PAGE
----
Mussel Power: Identifying “Hotspots” to Guide Conservation

Freshwater Mussles

Like doctors in an understaffed emergency room, scientists and managers working to conserve biodiversity have often had to strategically apply limited resources. One method to help guide conservation is identifying “hotspots,” or areas that contain high species diversity or high endemism (meaning species there are found nowhere else). These biological treasure troves may be targeted by management activities to achieve the greatest impact. However, identifying these hotspots can be challenging since it can be hard to effectively determine where species are found – especially aquatic species which may be difficult to detect. Species distribution models are one way to extrapolate the full potential range of a species based on relatively few samples. These models can help determine whether existing protected areas encompass the predicted distributions of species of interest. Many protected areas are established based on terrestrial habitat characteristics, but terrestrial hotspots are often unrelated to freshwater hotspots. This mismatch presents a problem, as many freshwater taxa are imperiled, but their ranges could be entirely unprotected. In an effort to evaluate how well existing protected areas represent aquatic biodiversity and to identify hotspots for future conservation efforts, a recent study applied species distribution models to freshwater fish and mussel species in the watersheds of eastern Texas (Walters et al. 2019). The results revealed a glaring lack of protection for these highly imperiled taxa, but also highlighted locations with good conservation potential.

The Unionoidea superfamily of freshwater mussels is the most threatened taxon in North America, with approximately 30 of its almost 300 species considered extinct and an additional 65% of conservation concern. Freshwater fish face similarly dire circumstances, with an estimated 39% of North American species considered imperiled. These two groups are uniquely interconnected, as part of the unionoid mussel lifecycle is a parasitic larval stage, called a glochidium, that attaches to a fish host. This means that the dispersal of most unionoid species relies upon the fish that they hitch a ride with. Texas is home to 247 freshwater fish species and 51 mussel species, ranking second in the United States for aquatic biodiversity. By applying models to estimate species distributions, researchers sought to identify hotspots of fish and mussel biodiversity and endemicity in Texas, evaluate where these hotspots overlapped, and locate areas where hotspots fell outside of existing protected areas.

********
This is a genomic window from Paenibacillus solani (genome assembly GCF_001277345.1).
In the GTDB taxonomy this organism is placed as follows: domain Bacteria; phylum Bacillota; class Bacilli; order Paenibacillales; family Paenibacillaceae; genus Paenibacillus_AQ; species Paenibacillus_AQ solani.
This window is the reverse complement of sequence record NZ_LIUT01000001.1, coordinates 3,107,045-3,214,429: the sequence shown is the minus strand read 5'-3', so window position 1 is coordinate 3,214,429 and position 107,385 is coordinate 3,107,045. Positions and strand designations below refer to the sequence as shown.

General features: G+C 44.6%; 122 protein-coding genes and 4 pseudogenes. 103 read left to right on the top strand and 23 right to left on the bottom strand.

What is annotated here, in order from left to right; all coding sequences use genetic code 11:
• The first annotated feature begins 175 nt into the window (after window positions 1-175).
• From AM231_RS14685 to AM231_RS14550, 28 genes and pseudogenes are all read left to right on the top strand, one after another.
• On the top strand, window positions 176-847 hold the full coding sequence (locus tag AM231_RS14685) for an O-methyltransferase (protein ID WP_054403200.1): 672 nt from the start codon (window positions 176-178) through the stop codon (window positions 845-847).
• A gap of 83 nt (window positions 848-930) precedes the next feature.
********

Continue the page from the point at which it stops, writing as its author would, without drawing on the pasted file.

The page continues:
Using a statistical approach, the scientists estimated the potential distributions of fish and mussels by calculating relationships between known species occurrences (based on field and museum data) and environmental factors. The relative importance of these factors for predicting species distributions varied between the two groups, but the most significant factors were shared between them. Land use type was the most influential variable for predicting mussel distribution, and groundwater recharge and landform were also highly important. Geology was the most influential factor for fish, but groundwater recharge and land use were also significant. Overall, diversity and endemicity hotspots represented a small proportion of the study area for both fish and mussels. Fish and mussel biodiversity and endemicity hotspots did not overlap much, and of particular concern, more than 90% of the identified hotspots fell outside of existing protected lands.

Understanding spatial patterns in biodiversity is vital for developing an effective approach to conservation. The identification of hotspots in this study revealed important differences between taxonomic groups, and also helps understand which factors may best guide conservation efforts. The use of hotspots for establishing conservation priorities has often been used at very large spatial scales, but a pared-down approach at smaller scales may be more effective for planning on-the-ground conservation efforts, which are often conducted at the regional level. The results of this study indicate that protected areas in the region, which were primarily created based on terrestrial habitats, fail to adequately include aquatic biodiversity. This highlights a need for a freshwater focus to management planning. An added benefit of including species like mussels in conservation strategies is that they are indicators of ecosystem health and are correlated with high diversity of other invertebrates. Identifying hotspots at the regional level provides an effective method of conservation prioritization and may serve as a valuable tool for protecting severely imperiled species in streams.

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